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3D printer maker Mcor Technologies announced yesterday a new partnership with Staples to offer "Staples Easy 3D" -- a 3D printing service for customers. The service aims to offer ordinary people access to affordable, eco-friendly, high-quality and "photo-realistic" 3D printed products through Staples' retail stores.
While there aren't many specifics on the service, we do know Staples stores will be equipped with Mcor's IRIS printing system -- a commercial 3D printer known for its high color capabilities and low operational costs. IRIS uses proprietary inks, water-based adhesives and regular office paper to print solid, three-dimensional objects.
Admittedly, that sounds a bit like a sophisticated paper mache (which isn't necessarily a bad thing), but it's likely the first step toward more robust 3D print solutions. Sturdier materials like thermoplastic resin and advanced processes like metal laser stintering could be the next steps forward.
The potential disruptive nature of 3D printing science-magic can't be overstated. Being able to instantly produce useful objects will change lives, economies and society as we know it. Given a high enough level of printer sophistication, a future where any person can download schematics to just about anything and have it printed at a local store isn't inconceivable.
Think about this: Today's 3D print systems are capable of producing parts for functional firearms. With the advent of 3D printable guns upon us, what happens to gun control laws? Will printers be regulated like guns? The print materials, perhaps? These are just a couple questions about a single topic -- there will be far more controversy than just guns. Take the Pirate Bay's interest in offering schematics to "physibles", for example. In the future, such a notions could make "piracy" more palpable than ever.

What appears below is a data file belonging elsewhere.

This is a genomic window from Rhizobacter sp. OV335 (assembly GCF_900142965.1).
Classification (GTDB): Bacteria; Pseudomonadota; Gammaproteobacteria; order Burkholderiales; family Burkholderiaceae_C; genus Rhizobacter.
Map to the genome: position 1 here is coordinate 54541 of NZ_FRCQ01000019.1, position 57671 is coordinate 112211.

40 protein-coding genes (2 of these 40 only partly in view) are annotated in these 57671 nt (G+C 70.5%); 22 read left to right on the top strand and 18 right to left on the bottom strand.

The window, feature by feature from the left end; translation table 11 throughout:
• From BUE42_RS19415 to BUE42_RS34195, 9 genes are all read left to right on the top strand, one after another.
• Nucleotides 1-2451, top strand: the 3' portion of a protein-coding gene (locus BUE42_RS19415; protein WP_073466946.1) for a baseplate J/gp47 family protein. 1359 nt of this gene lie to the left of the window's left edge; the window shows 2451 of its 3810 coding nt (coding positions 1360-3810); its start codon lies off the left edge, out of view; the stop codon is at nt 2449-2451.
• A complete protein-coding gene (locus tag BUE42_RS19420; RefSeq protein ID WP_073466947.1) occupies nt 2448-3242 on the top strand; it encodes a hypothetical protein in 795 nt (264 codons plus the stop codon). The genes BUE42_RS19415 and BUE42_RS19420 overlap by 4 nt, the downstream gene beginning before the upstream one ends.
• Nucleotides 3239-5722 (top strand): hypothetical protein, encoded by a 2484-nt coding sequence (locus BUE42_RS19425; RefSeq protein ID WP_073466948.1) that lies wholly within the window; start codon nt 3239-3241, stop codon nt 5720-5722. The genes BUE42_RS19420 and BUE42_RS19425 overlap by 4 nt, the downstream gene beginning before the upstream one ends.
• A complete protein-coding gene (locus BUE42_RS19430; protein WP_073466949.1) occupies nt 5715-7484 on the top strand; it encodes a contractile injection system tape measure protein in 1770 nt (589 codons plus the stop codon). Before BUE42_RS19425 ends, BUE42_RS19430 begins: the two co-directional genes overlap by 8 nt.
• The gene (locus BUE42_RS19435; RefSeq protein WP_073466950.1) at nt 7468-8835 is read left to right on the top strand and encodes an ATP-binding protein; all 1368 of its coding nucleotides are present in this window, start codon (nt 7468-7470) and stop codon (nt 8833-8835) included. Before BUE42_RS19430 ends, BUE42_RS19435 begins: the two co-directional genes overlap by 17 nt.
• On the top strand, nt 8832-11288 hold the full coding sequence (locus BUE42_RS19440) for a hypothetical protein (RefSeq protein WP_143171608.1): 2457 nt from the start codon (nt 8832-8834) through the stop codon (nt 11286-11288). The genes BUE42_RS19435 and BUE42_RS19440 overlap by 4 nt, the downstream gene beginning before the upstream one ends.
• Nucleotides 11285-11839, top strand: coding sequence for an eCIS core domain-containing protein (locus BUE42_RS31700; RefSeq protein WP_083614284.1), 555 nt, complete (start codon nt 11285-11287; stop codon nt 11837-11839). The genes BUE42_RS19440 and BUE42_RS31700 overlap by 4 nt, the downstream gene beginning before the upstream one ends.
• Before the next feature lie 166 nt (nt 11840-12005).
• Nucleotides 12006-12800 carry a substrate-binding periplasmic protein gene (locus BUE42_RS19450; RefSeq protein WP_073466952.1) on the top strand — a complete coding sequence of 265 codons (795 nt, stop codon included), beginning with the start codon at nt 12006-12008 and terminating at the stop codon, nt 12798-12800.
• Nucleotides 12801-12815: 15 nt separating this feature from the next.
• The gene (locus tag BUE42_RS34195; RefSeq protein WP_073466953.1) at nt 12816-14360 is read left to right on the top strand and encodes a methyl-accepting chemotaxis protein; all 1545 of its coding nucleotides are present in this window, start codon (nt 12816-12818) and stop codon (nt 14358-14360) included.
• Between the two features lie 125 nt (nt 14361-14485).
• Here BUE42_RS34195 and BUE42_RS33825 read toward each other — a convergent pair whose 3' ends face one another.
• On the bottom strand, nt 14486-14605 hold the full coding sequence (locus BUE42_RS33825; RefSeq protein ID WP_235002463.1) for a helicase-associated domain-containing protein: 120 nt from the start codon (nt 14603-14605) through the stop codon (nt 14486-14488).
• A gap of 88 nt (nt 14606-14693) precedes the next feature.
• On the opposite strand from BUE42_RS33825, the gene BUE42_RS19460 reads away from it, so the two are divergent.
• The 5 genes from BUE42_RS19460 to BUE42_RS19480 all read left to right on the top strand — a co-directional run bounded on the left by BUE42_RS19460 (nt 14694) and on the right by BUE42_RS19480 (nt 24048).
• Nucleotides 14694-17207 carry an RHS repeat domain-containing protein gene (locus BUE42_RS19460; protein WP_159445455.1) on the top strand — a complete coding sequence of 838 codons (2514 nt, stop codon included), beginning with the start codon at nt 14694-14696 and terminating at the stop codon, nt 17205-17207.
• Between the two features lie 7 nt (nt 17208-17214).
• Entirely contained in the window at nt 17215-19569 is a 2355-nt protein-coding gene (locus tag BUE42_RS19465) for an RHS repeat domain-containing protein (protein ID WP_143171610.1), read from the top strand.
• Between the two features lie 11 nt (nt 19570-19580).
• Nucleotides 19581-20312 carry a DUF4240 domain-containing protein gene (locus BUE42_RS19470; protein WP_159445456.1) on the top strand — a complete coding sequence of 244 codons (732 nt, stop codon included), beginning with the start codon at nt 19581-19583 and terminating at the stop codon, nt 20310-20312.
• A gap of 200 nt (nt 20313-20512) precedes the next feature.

Mcor states that Staples Easy 3D will launch first in the Netherlands and Belgium early next year. Afterward, Mcor expects the service to be "quickly" rolled out to other countries.
The Google Nexus 7 has the distinction of being the first device to run the Android 4.1 "Jelly Bean" operating system. It measures 198.5mm x 120mm x 10.45mm in size, weighs 340g, and features a 7-inch IPS display that is protected by scratch-resistant glass. The Nexus sports a 1280 x 800 pixel display. It runs a quad-core Tegra 3 processor and 1GB of RAM, it also comes in 2 versions: 8GB and 16GB capacities.
The Apple MacBook Pro with Retina Display is equipped with a third generation Intel Core i7 processor clocked at 2.3GHz, 8GB of DDR3L 1600MHz RAM, 256GB of flash storage, Intel HD 4000 Graphics, a discrete Nvidia GeForce GT 650M GPU with 1GB of GDDR5 memory and a built-in FaceTime HD camera. It sports a SDXC card reader, HDMI port, two USB 3.0 ports, MagSafe 2 power connector and a dual Thunderbolt ports.
The MacBook Air sports a 1.8GHz dual-core Intel Ivy Bridge Core i5 processor that Turbo Boosts up to 2.8GHz, 4GB of 1600MHz DDR3L SDRAM, 128GB of flash storage and integrated Intel graphics. It is still extremely thin and lightweight at only 0.68-inches at the thickest part and 2.96 pounds. The MacBook Air carries a 13.3-inch diagonal LED backlit display, operating at 1440 x 900 with a 16:10 aspect ratio.
The Asus Zenbook Prime UX31A features a 3rd generation Intel Core i7 3517U Processor, 6Gbps SATA 128GB SSD, Integrated Intel HD Graphics 4000 and 4GB of 1600MHz DDR3L RAM. Ports and connectivity include two USB 3.0, a headphone jack, mini-VGA, micro-HDMI, Wi-Fi, and Bluetooth 2.1 + EDR.
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